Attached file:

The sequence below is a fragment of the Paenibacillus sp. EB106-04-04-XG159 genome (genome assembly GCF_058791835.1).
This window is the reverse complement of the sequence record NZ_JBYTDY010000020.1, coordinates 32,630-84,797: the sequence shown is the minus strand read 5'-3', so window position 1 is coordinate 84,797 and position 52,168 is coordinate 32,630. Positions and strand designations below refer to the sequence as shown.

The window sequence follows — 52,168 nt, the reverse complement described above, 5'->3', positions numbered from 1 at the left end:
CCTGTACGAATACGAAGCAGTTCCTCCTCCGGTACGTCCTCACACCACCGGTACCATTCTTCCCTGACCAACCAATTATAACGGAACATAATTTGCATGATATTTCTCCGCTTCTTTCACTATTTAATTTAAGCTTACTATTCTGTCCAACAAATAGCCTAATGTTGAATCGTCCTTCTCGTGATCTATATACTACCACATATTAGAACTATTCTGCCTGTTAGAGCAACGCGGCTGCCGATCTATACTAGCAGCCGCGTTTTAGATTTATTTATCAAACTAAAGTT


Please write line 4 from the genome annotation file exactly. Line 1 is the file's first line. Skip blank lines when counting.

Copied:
CCTGTACGAATACGAAGCAGTTCCTCCTCCGGTACGTCCTCACACCACCGGTACCATTCTTCCCTGACCAACCAATTATAACGGAACATAATTTGCATGATATTTCTCCGCTTCTTTCACTATTTAATTTAAGCTTACTATTCTGTCCAACAAATAGCCTAATGTTGAATCGTCCTTCTCGTGATCTATATACTACCACATATTAGAACTATTCTGCCTGTTAGAGCAACGCGGCTGCCGATCTATACTAGCAGCCGCGTTTTAGATTTATTTATCAAACTAAAGTT